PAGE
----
A Coptic Orthodox Christian cries for her relatives who were victims of Saturday's bomb attacks outside a Coptic Orthodox church, during a prayer ceremony at a home in Alexandria January 3, 2011. REUTERS/Asmaa WaguihAlmost a year ago, I blogged about how word of religious violence that happens in Egypt is suppressed by local and national authorities. It’s not openly discussed, and few would admit when it occurs, even when they know about it. For some reason, that one post generates the second-largest number of hits on my blog (with the top hit-generator being the one on how dismally poor Sylvia Browne’s prognostications are).

Obviously this trend has changed, with the New Year’s Day bombing of a Coptic church in Alexandria. That event generated a great deal of worldwide media attention; e.g. this Reuters story (cached here); the Egyptian government could not successfully suppress reporting or discussion of it.

It’s also equally obvious that, in light of the uprising that began this past January 25, the decades-old Hosni Mubarak regime is changing. Al Jazeera has been reporting on the uprising since it started and continues to provide the latest word on events there.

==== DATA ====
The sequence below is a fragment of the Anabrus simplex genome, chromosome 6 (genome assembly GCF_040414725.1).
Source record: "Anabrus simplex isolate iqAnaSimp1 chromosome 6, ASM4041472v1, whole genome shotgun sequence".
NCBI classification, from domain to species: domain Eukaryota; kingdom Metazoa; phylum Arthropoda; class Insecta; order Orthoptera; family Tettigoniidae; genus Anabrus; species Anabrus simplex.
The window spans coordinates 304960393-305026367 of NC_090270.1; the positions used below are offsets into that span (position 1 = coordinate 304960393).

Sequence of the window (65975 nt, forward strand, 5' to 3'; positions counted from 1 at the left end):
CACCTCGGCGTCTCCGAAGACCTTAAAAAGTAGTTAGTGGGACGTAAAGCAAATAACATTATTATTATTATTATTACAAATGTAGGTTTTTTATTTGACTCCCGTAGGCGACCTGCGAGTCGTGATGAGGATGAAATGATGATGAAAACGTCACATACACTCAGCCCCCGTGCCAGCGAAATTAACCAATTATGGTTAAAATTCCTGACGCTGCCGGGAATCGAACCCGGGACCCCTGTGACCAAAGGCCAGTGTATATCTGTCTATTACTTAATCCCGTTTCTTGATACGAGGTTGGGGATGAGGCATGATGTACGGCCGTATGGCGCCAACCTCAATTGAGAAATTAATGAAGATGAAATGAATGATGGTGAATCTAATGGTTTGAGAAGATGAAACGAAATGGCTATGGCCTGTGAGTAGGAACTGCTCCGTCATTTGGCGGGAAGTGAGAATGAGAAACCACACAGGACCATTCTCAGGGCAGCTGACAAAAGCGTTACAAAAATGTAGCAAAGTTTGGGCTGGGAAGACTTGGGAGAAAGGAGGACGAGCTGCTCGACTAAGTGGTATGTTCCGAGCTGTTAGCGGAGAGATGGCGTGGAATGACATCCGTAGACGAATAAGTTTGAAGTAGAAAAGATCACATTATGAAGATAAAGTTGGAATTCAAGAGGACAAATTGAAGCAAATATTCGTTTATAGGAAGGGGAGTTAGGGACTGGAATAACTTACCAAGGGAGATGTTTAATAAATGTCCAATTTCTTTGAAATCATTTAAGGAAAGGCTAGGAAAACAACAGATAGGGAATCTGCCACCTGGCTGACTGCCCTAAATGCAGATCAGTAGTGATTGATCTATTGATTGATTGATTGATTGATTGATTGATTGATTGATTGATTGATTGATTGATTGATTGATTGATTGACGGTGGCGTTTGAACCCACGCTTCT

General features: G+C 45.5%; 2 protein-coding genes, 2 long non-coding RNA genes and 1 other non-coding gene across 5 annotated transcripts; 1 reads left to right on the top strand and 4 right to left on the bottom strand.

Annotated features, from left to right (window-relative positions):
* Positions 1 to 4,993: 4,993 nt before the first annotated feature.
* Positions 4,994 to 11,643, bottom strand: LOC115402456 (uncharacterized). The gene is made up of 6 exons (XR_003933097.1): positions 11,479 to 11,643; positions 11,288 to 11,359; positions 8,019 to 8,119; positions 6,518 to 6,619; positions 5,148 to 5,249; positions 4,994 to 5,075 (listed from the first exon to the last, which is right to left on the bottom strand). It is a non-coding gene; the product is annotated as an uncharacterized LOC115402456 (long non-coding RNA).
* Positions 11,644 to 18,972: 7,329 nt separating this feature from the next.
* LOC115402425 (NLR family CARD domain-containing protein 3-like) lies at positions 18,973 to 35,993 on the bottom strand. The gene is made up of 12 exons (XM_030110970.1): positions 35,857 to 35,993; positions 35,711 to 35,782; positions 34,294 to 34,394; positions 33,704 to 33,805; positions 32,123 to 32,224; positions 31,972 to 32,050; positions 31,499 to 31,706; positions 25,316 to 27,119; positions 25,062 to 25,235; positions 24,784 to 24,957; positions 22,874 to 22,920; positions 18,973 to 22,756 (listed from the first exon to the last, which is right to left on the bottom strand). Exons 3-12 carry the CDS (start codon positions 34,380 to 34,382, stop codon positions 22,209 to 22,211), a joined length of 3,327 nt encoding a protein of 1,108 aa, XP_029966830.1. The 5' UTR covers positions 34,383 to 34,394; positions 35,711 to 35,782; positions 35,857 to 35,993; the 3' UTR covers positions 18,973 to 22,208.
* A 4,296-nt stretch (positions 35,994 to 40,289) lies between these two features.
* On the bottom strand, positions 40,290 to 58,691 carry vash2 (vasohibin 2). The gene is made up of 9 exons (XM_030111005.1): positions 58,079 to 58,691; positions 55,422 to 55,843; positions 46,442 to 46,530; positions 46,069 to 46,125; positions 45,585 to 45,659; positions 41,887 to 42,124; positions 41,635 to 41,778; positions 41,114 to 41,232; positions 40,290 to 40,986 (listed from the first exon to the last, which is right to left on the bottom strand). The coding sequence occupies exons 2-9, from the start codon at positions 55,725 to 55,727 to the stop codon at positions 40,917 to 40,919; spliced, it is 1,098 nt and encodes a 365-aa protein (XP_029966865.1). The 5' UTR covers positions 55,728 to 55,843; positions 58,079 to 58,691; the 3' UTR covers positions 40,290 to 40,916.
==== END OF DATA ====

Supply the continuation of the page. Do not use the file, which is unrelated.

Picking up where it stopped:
At any rate, we’re now watching history unfolding in a land where a great deal of it has already unfolded and which is ancient beyond compare.

Update: At long last, after a couple of weeks of defying protestors, Egyptian president Hosni Mubarak has resigned, leaving the country in the hands of the military (cached). What Egypt’s future will be without him at its helm, is anyone’s guess … but for now, the protestors have proven victorious. Here’s some video of the triumph, courtesy of Al Jazeera:

Photo credit: Reuters/Asmaa Waguih.

Tags: , , , , , , , , , , , ,